Lebanon's Geography

Rivers and Lakes

Although the country is well watered and there are many rivers and streams, there are no navigable rivers, nor is any one river the sole source of irrigation water. Drainage patterns are determined by geological features and climate. Although rainfall is seasonal, most streams are perennial. Most rivers in Lebanon have their origins in springs, which are often quite large. These springs emerge from the permeable limestone strata cropping out at the 915- to 1,524-meter level in the Lebanon Mountains. In the Anti-Lebanon Mountains few springs emerge in this manner. Other springs emerge from alluvial soil and join to form rivers. Whatever their source, the rivers are fast moving, straight, and generally cascade down narrow mountain canyons to the sea.

The Beqaa Valley is watered by two rivers that rise in the watershed near Baalbeck: the Orontes flowing north (in Arabic it is called Nahr al Asi, the Rebel River, because this direction is unusual), and the Litani flowing south into the hill region of the southern Beqaa Valley, where it makes an abrupt turn to the west and is thereafter called the Al Qasmiyah River. The Orontes continues to flow north into Syria and eventually reaches the Mediterranean in Turkey. Its waters, for much of its course, flow through a channel considerably lower than the surface of the ground. The Nahr Barada, which waters Damascus, has as its source a spring in the Anti-Lebanon Mountains.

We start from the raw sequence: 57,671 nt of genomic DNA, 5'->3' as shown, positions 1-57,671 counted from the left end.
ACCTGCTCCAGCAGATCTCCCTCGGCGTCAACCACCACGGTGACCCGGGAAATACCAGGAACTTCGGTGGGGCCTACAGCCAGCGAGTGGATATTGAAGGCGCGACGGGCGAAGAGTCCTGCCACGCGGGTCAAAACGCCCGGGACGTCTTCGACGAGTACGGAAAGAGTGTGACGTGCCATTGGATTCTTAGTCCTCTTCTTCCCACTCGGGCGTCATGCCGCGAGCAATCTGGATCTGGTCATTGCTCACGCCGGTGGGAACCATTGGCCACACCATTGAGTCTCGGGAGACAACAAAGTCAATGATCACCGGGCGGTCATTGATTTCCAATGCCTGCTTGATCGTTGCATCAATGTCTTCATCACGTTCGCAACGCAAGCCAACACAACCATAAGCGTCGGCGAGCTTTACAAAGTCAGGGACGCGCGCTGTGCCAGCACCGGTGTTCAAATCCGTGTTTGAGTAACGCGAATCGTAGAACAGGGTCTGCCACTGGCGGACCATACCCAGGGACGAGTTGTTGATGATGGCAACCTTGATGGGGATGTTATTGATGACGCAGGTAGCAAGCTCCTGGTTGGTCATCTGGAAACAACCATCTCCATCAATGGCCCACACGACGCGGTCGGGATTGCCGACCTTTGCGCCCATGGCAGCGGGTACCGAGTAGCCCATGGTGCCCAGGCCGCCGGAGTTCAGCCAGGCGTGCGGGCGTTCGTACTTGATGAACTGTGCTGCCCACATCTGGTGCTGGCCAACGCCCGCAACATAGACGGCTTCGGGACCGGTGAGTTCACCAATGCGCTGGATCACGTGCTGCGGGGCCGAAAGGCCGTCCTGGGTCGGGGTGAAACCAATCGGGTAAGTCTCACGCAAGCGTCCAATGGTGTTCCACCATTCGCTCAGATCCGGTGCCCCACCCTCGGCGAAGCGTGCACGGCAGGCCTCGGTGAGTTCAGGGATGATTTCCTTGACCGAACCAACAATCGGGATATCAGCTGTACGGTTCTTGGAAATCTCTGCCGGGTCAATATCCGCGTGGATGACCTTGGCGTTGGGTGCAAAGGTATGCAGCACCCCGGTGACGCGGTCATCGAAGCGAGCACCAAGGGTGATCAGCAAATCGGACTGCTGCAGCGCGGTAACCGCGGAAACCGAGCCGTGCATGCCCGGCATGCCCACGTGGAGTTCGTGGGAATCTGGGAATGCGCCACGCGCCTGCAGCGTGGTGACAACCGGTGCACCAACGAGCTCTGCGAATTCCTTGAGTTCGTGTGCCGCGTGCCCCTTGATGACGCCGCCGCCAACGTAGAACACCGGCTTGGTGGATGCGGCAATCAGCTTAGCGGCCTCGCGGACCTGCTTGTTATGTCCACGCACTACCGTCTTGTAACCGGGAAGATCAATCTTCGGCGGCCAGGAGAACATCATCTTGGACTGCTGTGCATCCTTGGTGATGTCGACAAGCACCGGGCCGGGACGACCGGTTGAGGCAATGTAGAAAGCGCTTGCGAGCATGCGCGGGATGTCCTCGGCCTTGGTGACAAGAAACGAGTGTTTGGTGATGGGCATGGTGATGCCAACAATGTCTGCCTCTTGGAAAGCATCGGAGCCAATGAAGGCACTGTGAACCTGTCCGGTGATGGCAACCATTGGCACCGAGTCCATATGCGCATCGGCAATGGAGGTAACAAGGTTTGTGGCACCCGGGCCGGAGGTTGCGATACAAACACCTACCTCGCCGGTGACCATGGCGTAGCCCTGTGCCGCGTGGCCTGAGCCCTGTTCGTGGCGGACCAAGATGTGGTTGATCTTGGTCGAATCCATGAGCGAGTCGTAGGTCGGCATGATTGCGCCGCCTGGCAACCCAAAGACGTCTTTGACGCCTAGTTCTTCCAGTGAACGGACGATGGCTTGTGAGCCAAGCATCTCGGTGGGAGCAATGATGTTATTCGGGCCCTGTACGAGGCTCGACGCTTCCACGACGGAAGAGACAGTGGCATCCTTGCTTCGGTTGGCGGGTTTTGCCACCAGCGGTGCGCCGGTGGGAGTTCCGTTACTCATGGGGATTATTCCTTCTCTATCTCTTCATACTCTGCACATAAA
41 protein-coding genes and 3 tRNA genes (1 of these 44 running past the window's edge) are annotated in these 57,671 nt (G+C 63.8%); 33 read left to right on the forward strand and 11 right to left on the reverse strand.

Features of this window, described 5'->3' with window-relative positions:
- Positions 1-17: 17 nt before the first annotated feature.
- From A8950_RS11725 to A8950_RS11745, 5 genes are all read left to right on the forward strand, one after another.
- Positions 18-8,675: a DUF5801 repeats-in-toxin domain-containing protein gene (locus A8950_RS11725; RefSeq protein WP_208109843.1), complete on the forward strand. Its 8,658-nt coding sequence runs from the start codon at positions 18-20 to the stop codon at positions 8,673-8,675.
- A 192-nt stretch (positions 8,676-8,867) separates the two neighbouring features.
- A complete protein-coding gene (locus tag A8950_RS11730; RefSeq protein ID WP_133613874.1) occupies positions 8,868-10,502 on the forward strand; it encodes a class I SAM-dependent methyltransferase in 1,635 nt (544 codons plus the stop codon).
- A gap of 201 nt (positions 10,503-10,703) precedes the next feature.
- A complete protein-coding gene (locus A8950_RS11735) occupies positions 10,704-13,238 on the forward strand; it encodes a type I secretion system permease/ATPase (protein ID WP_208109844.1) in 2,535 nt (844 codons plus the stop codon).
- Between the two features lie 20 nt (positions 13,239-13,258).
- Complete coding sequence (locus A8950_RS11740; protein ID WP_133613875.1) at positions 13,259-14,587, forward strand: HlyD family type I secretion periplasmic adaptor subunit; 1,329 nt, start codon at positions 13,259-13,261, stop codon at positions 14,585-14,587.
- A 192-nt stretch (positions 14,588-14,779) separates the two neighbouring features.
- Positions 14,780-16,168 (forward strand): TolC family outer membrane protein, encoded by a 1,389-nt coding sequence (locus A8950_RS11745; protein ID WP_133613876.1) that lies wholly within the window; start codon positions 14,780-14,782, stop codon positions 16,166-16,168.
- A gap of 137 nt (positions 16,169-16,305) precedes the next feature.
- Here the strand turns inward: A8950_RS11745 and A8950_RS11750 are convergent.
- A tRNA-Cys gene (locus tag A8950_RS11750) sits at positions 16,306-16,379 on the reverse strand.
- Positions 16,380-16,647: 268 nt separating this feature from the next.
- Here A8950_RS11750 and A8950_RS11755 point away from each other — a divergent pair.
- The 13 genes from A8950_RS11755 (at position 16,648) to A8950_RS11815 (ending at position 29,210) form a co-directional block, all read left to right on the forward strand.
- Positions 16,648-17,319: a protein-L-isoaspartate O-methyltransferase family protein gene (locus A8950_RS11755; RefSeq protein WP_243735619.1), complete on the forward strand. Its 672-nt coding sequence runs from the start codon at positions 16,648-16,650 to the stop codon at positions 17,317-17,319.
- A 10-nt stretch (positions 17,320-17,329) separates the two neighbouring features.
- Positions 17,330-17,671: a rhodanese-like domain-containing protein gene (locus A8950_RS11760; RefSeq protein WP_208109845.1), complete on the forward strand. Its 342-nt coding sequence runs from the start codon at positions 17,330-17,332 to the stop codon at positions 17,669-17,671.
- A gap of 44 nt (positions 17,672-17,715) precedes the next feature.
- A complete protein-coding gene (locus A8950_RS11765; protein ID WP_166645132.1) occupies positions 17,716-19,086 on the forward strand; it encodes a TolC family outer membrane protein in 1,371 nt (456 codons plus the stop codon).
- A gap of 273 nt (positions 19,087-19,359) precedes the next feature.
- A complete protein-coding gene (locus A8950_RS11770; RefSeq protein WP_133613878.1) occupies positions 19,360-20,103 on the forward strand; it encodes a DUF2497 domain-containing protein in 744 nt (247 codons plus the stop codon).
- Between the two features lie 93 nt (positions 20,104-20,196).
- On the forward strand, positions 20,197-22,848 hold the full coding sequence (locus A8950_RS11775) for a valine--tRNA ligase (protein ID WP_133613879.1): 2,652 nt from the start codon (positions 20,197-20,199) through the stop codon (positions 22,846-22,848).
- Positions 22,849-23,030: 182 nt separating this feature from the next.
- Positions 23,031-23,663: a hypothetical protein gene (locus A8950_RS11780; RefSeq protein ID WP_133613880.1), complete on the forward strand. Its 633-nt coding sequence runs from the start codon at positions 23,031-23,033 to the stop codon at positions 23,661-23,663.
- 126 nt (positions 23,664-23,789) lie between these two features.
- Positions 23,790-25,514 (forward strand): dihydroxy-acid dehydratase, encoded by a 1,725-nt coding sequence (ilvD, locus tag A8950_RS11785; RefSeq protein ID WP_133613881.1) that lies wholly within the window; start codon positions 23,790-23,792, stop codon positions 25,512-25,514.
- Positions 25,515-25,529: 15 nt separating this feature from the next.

Smaller springs and streams serve as tributaries to the principal rivers. Because the rivers and streams have such steep gradients and are so fast moving, they are erosive instead of depository in nature. This process is aided by the soft character of the limestone that composes much of the mountains, the steep slopes of the mountains, and the heavy rainstorms. The only permanent lake is Buhayrat al Qirawn, about ten kilometers east of Jazzine. There is one seasonal lake, fed by springs, on the eastern slopes of the Lebanon Mountains near Yammunah, about forty kilometers southeast of Traplous.

Source: Federal Research Division - Library of Congress (Edited by Thomas Collelo, December 1987)


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1997-2001 by Ayman Ghazi
ayman@ghazi.de
Last changes: August 4, 1997